Amoxicillin (Amoxi-Drop) is a broad-spectrum penicillin antibiotic used to treat various infections caused by susceptible strains of bacteria. Amoxi-Drop requires a prescription from your veterinarian.
Cats and Dogs
Amoxicillin works by inhibiting the formation of bacterial cell walls.
While symptoms may subside early, use all of the prescribed medicine.
Amoxil (GSK), Biomox (DEL), Robamox-BV (FOR), Trimox (APO)
Amoxicillin is a prescription medication available as 100mg and 400mg tablets and 250mg and 500mg capsules. Amoxicillin is also available as 15 ml drops. When mixed with 12 ml of water each ml contains 50mg of amoxicillin. Contact your veterinarian immediately if your pet develops severe or bloody diarrhea. Give all of the amoxicillin that is prescribed for your pet. Symptoms may begin to improve before the infection is completely treated.
Amoxicillin is a penicillin-like antibiotic that fights bacteria in the body. Amoxicillin can be used to treat infections such as ear infections, urinary tract infections, and skin infections. Amoxicillin may also be used for purposes other than those listed.
Tell your veterinarian if your pet has ever had an allergic reaction to another penicillin or to a cephalosporin. Tell your veterinarian if your pet has kidney disease, or stomach or intestinal disease.
Give this medication exactly as directed by your veterinarian. Amoxicillin can be given with or without food. Give all of the amoxicillin even if your pet appears to be better. Symptoms may improve before the infection is completely treated. Store the drops in the refrigerator and discard any unused drops after 14 days. Store the tablets and capsules at room temperature.
Give the missed dose as soon as you remember unless it is almost time for the next regularly scheduled dose. Do not give a double dose unless otherwise directed by your veterinarian.
Seek emergency veterinary medical treatment if an overdose is suspected. Symptoms of overdose may include muscle spasms or weakness, pain or twitching, seizures, confusion, coma, or agitation.
There are no restrictions on food or activity during treatment with amoxicillin unless otherwise directed by your veterinarian.
Contact your veterinarian immediately if your pet experiences severe or bloody diarrhea during treatment. Stop giving amoxicillin and seek emergency veterinary medical care in the event of an allergic reaction (shortness of breath; hives; swelling of the lips, tongue, or face; rash, or fainting), seizures, unusual bleeding, or bruising. Other, less serious side effects such as mild nausea, vomiting, diarrhea or abdominal pain, or yeast or fungal infection may be more likely to occur. Continue to give amoxicillin and notify your veterinarian if these symptoms occur. Talk to your veterinarian about any side effect that seems unusual or bothersome to your pet.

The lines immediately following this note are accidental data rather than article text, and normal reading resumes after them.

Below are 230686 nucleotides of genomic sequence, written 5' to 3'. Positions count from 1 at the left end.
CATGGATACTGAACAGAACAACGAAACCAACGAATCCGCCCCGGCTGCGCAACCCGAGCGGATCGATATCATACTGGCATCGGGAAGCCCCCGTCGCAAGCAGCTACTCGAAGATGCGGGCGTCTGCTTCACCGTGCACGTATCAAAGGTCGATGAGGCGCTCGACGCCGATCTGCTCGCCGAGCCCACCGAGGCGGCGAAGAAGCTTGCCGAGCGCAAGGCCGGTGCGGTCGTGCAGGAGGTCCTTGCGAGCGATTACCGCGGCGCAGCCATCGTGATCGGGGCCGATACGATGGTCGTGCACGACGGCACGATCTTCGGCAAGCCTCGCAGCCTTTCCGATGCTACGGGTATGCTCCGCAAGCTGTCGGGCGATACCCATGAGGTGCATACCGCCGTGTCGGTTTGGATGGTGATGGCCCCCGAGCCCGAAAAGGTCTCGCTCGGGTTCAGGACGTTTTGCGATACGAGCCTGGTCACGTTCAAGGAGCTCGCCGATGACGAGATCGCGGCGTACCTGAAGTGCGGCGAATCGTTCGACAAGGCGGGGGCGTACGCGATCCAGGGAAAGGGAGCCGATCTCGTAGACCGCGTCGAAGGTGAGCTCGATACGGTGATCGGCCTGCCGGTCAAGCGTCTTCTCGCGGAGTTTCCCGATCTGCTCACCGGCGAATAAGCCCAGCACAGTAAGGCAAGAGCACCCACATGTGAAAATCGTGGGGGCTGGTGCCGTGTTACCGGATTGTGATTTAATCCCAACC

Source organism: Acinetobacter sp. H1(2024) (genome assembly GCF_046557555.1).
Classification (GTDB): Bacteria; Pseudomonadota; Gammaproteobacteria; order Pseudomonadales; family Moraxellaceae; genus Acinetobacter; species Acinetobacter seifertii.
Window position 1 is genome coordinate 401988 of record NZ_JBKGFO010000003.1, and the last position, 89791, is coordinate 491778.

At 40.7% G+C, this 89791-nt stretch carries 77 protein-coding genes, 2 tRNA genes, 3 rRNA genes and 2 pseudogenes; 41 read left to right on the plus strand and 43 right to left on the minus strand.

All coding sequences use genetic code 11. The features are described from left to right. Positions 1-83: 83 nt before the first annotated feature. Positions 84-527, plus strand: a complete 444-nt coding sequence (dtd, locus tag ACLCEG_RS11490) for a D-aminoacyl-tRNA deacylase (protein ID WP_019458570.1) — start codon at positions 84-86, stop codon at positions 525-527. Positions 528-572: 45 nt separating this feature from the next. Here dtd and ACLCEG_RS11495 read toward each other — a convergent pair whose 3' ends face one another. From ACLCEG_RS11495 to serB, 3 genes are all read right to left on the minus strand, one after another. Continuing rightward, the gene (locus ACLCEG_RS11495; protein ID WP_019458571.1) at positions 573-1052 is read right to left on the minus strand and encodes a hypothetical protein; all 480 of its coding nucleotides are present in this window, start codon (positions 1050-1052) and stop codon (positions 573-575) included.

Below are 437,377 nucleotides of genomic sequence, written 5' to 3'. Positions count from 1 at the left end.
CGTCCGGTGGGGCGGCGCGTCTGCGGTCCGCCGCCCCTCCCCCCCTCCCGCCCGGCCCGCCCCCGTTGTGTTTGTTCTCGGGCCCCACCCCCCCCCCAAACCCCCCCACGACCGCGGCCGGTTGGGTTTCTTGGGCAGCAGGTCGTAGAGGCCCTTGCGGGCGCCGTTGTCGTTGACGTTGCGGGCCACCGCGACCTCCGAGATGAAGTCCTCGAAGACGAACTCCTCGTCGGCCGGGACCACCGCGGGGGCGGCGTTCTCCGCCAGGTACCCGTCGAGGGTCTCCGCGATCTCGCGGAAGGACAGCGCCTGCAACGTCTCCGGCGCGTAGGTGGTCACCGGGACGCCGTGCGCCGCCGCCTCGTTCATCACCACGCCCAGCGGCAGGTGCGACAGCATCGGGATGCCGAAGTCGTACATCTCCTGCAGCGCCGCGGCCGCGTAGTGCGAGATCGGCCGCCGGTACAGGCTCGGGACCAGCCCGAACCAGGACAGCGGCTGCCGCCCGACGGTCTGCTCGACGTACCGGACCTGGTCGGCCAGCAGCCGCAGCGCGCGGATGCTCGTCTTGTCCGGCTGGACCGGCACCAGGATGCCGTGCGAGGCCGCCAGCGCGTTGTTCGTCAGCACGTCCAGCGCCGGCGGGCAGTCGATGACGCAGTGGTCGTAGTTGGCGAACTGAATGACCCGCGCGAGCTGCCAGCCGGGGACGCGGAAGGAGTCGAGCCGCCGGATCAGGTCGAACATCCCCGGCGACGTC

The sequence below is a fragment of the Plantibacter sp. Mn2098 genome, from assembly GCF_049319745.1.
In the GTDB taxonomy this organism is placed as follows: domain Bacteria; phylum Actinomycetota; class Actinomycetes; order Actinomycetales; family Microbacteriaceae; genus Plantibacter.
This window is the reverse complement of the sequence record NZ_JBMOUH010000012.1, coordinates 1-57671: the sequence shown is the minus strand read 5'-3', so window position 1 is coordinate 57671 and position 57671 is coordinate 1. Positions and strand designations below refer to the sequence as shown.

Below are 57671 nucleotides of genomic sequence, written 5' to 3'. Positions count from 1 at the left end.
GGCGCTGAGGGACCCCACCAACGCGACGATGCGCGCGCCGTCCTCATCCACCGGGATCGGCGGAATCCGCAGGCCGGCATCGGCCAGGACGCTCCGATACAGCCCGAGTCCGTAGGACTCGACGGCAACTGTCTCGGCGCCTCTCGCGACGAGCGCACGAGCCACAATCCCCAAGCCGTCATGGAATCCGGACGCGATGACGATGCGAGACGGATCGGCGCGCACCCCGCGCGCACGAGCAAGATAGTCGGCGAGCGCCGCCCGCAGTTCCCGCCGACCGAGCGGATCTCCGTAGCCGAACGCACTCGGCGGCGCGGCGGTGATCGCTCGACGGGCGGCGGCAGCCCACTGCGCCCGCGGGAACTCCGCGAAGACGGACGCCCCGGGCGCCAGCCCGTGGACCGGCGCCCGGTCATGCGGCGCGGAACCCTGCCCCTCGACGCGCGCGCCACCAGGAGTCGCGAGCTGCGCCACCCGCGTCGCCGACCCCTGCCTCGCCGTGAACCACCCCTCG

Before giving amoxicillin, tell your veterinarian if your pet is being given another antibiotic (for the same or a different infection), allopurinol or probenecid. You may not be able to give amoxicillin or you may need to have the dosage adjusted. Drugs other than those listed here may also interact with amoxicillin. Talk to your veterinarian or pharmacist before giving any prescription or over-the-counter medicines, including vitamins, minerals, and herbal products.
Your pharmacist has additional information about amoxicillin written for health professionals that you may read.
Call your veterinarian for medical advice about any side effects to your pet. You may report side effects to the FDA at 1-800-FDA-1088.
Contact your veterinarian immediately if the pet develops severe or bloody diarrhea. Give all of the amoxicillin that was prescribed for your pet. Symptoms may begin to improve before the infection is completely treated.
Store the suspension (liquid) in the refrigerator.